Tag Archives: Temple Mount

ISRAEL ATTACKS SYRIAN AND IRANIAN TARGETS

Syria’s state media released images of what they say are destroyed houses near Damascus (AFP/GETTY IMAGES)

Israel says it has hit dozens of targets in Syria belonging to the government and allied Iranian forces.

The Israeli military says the “wide-scale strikes” responded to rockets fired by an Iranian unit into Israel.   Syria says two civilians died and that Syrian air defenses shot down most of the missiles over Damascus.  Other reports say the death toll was higher.   Local reports said loud explosions were heard in the capital.   Pictures on social media showed a number of fires.

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PERSECUTION OF CHRISTIANS

“It’s easy to go about our lives and forget that in places like Nigeria, Iran and North Korea being a Christian can often lead to death.” — Vernon Brewer, founder and CEO of World Help, Fox News, November 4, 2019

“4,136 Christians were killed for faith-related reasons.  On average, that’s 11 Christians killed every day for their faith.” — Open Doors, World Watch List 2019

More than 245 million Christians around the world are currently suffering from persecution. — Open Doors, World Watch List, 2019 (Gatestone 11/15/2019)

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CHANGES AHEAD IF CORBYN WINS

The United Kingdom has a general election on December 12th.  It is considered the most important election in 80 years.  It will determine the issue of Brexit, the future direction of the British economy and even of the United Kingdom itself.

  • “By far the most likely casualty of a Corbyn government would be the Five Eyes intelligence-sharing network, where there is a strong likelihood that other member states of the alliance will be deeply reluctant to share highly sensitive material with a British prime minister who has spent his entire political career openly associating with regimes and groups that are utterly hostile to the West and its allies.
  • At the heart of his hard Left approach to foreign policy lies a deep hatred for the US and its role in safeguarding the interests of the Western democracies.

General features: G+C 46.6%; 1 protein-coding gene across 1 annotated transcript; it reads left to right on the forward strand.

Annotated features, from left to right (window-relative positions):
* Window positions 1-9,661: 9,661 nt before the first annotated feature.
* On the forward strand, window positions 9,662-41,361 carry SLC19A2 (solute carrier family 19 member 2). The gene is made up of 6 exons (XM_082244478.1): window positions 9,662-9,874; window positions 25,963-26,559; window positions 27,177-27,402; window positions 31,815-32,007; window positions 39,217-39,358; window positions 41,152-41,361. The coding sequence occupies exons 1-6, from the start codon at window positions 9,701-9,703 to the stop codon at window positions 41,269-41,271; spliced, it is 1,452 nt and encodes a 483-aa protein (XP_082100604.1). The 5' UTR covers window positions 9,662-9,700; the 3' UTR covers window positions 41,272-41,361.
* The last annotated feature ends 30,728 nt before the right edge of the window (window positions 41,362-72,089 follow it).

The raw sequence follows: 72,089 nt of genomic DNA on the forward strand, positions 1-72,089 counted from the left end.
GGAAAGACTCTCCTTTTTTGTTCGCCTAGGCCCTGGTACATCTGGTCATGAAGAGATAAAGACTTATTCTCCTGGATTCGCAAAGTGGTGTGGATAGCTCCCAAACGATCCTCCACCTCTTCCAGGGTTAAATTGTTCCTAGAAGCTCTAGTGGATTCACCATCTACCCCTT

• Thus Mr. Corbyn’s instinct is to be more sympathetic to the views of Russia, Iran, North Korea and the Assad regime in Syria than Britain’s long-standing allies in Washington and Europe.   (Con Coughlin, Gatestone, 11/16/2019)

JEREMY CORBYN’S BIG NEGATIVE EFFECT ON FOREIGN POLICY

“A Corbyn-led government would quickly lead to the biggest change in Britain’s defense posture since the second world war.   Even if the country stayed in NATO, as is likely, it would be a passive member, reluctant to push back against Russian expansionism and hostile to the idea of a nuclear deterrent.   Given that NATO depends on confidence that it means what it says, this would be a severe blow to its credibility.   Britain’s Middle East policy would be revolutionized, with a more hostile stance toward Israel and the Gulf states, particularly Saudi Arabia, and a friendlier one to Iran.   America would almost certainly stop sharing critical intelligence with Downing Street, for fears that such secrets would find their way into Russian or Iranian hands.   Given Britain’s membership of the Five Eyes intelligence alliance, that would harm Europe’s ability to combat hostile states and non-state actors.

“Such a revolution would come at a sensitive time.   Mr. Trump is already disrupting established security relations (for all their differences, he and Mr. Corbyn share a common hostility to the multinational institutions that have kept the peace since 1945).   Brexit is straining relations with Britain’s European allies, while gobbling up the political class’s available bandwidth.  The Foreign Office is demoralized by decades of cuts, and the security establishment is still tainted by the weapons-of-mass-destruction fiasco.

All this is taking place at a time when Mr. Putin is on the march and Islamic State is shifting its focus from state-building to global terror. A Dangerous world may be about to become more dangerous.” (“Security questions,” Bagehot, The Economist, 11/9,2019).

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MACRON ON RUSSIA